We never stop to think about why we start shaking, sweating, and swearing (at least in our heads) profusely whenever we have to address an audience; we just know that it happens. There are many reasons behind our fear. Humiliation is one and stigma is another.
I once sat with a friend, whom we shall call Tom, who has spent 35,000 hours working with people 1:1 as a psychotherapist. “That’s four years of continuous, non-stop listening without criticism, judgment and unnecessary advice,” he proudly asserts. Through his work, Tom found that people tend to have unconscious thoughts that center around insecurity, pain, anger, and fantasies they consider unforgivable. We all live with these thoughts but hardly ever share them. How does all of this relate to public speaking? Good question.
We subconsciously believe that we will get in front of a crowd and blow our cover; our deepest, darkest, secrets will come pouring out for the world to see. This would leave us feeling vulnerable and humiliated. One simple way to combat this anxiety is to realize how normal these feelings are; we are humans, not robots. The other is to try and think of the last time you accidentally “spilled your guts” while speaking to an audience. The chances of it happening are virtually non-existent.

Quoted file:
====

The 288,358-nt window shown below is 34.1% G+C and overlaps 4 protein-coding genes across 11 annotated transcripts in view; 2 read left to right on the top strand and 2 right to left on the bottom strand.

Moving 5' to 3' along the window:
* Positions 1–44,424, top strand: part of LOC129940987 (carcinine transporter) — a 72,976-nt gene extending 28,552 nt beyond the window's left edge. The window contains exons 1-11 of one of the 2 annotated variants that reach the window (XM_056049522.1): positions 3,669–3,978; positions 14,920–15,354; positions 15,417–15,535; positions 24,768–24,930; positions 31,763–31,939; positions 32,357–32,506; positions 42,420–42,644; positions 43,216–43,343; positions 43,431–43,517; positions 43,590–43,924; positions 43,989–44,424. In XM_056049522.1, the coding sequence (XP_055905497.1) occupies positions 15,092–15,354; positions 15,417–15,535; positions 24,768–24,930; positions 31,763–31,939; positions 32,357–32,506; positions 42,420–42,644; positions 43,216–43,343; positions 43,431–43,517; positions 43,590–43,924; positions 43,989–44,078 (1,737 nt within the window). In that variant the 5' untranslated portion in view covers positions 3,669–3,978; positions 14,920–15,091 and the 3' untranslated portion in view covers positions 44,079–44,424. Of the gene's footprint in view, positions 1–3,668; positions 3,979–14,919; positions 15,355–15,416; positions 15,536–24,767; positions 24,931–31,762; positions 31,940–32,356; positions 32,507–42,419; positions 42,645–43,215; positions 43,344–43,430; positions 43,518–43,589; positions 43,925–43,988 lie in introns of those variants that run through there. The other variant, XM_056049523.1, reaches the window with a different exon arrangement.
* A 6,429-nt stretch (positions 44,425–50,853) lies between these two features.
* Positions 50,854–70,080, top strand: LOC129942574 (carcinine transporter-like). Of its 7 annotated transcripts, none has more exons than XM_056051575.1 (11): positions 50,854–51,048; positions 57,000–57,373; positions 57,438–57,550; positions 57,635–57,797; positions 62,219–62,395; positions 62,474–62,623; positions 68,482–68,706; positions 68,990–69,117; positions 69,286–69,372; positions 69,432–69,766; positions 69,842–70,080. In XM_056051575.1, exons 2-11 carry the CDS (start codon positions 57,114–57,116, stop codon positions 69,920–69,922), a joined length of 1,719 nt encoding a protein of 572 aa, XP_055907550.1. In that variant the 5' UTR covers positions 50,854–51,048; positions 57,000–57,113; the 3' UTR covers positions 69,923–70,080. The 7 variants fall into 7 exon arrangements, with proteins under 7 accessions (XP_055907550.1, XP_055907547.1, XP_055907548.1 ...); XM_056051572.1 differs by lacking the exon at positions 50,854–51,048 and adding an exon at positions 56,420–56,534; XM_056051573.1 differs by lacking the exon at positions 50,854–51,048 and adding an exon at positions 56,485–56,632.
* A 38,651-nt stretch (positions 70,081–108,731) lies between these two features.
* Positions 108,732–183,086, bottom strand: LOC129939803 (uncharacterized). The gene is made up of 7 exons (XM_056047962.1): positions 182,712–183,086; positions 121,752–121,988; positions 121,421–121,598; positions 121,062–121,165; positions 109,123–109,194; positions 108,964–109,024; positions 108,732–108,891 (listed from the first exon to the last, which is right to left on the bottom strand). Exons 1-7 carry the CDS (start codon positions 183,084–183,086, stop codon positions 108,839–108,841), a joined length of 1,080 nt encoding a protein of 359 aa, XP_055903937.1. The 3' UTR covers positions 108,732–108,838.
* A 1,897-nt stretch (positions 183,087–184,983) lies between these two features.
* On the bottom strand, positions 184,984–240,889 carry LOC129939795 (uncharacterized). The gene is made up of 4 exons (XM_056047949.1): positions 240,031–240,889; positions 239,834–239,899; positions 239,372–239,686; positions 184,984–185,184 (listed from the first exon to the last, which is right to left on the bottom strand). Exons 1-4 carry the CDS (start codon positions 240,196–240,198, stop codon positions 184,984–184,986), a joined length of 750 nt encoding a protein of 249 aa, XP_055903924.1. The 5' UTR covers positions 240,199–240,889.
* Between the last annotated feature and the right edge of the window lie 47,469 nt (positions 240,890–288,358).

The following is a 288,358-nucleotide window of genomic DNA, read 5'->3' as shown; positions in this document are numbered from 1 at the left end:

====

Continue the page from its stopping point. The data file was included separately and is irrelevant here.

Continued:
What about stigma? Think about the shameful messages we receive from society when we have common speech impediments, such as a stutter or lisp (former Vice President Joe Biden and pro golfer Tiger Woods are included). Sometimes they make us feel unworthy of sharing our thoughts and opinions with others.
The good news is that minor mental adjustments can help you change your attitude towards these nonproductive forces. Here they are two:
- We want you to do well- have you ever attended a presentation and secretly hoped the speaker bored you to death? I didn’t think so. People are supporting you more than you imagine; they are often willing to overlook slight “mistakes” in your delivery just because of how brave you appear to them.
- You are our hero- most people are petrified of trading places with you. They fear public speaking just as much as you used to (they haven’t read this article yet). The fact that you are willing to speak in front of them demonstrates that you have character, courage, and charisma. We all admire these qualities in others.
These are just a few tips to think about. If powerful public speaking interests you, take a look at my book for more. As always, feel free to reach out via email or through my site with any questions you may have. :)